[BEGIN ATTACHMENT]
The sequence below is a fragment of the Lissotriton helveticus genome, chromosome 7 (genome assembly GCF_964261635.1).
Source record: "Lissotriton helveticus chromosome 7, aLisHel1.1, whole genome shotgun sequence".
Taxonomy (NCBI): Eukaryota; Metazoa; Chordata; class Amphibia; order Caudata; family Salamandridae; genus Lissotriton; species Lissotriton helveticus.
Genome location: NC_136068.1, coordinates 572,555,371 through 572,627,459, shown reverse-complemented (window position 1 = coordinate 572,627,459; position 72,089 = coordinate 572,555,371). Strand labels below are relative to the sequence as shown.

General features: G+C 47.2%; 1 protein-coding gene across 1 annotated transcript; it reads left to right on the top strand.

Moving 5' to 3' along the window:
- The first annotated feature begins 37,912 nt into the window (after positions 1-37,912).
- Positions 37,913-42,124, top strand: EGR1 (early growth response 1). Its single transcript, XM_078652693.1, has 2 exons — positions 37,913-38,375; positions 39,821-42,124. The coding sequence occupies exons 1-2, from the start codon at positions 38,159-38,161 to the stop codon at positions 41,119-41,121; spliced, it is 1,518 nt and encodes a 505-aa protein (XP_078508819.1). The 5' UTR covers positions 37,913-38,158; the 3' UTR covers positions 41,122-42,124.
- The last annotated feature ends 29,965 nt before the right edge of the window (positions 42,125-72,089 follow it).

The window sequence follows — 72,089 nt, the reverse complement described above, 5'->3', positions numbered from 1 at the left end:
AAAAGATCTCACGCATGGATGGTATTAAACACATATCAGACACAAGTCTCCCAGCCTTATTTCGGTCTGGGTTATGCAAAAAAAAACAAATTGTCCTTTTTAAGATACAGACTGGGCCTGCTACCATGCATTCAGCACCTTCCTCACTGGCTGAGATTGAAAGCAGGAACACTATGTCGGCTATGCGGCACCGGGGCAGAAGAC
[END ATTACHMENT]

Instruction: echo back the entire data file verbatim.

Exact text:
The sequence below is a fragment of the Lissotriton helveticus genome, chromosome 7 (genome assembly GCF_964261635.1).
Source record: "Lissotriton helveticus chromosome 7, aLisHel1.1, whole genome shotgun sequence".
Taxonomy (NCBI): Eukaryota; Metazoa; Chordata; class Amphibia; order Caudata; family Salamandridae; genus Lissotriton; species Lissotriton helveticus.
Genome location: NC_136068.1, coordinates 572,555,371 through 572,627,459, shown reverse-complemented (window position 1 = coordinate 572,627,459; position 72,089 = coordinate 572,555,371). Strand labels below are relative to the sequence as shown.

General features: G+C 47.2%; 1 protein-coding gene across 1 annotated transcript; it reads left to right on the top strand.

Moving 5' to 3' along the window:
- The first annotated feature begins 37,912 nt into the window (after positions 1-37,912).
- Positions 37,913-42,124, top strand: EGR1 (early growth response 1). Its single transcript, XM_078652693.1, has 2 exons — positions 37,913-38,375; positions 39,821-42,124. The coding sequence occupies exons 1-2, from the start codon at positions 38,159-38,161 to the stop codon at positions 41,119-41,121; spliced, it is 1,518 nt and encodes a 505-aa protein (XP_078508819.1). The 5' UTR covers positions 37,913-38,158; the 3' UTR covers positions 41,122-42,124.
- The last annotated feature ends 29,965 nt before the right edge of the window (positions 42,125-72,089 follow it).

The window sequence follows — 72,089 nt, the reverse complement described above, 5'->3', positions numbered from 1 at the left end:
AAAAGATCTCACGCATGGATGGTATTAAACACATATCAGACACAAGTCTCCCAGCCTTATTTCGGTCTGGGTTATGCAAAAAAAAACAAATTGTCCTTTTTAAGATACAGACTGGGCCTGCTACCATGCATTCAGCACCTTCCTCACTGGCTGAGATTGAAAGCAGGAACACTATGTCGGCTATGCGGCACCGGGGCAGAAGAC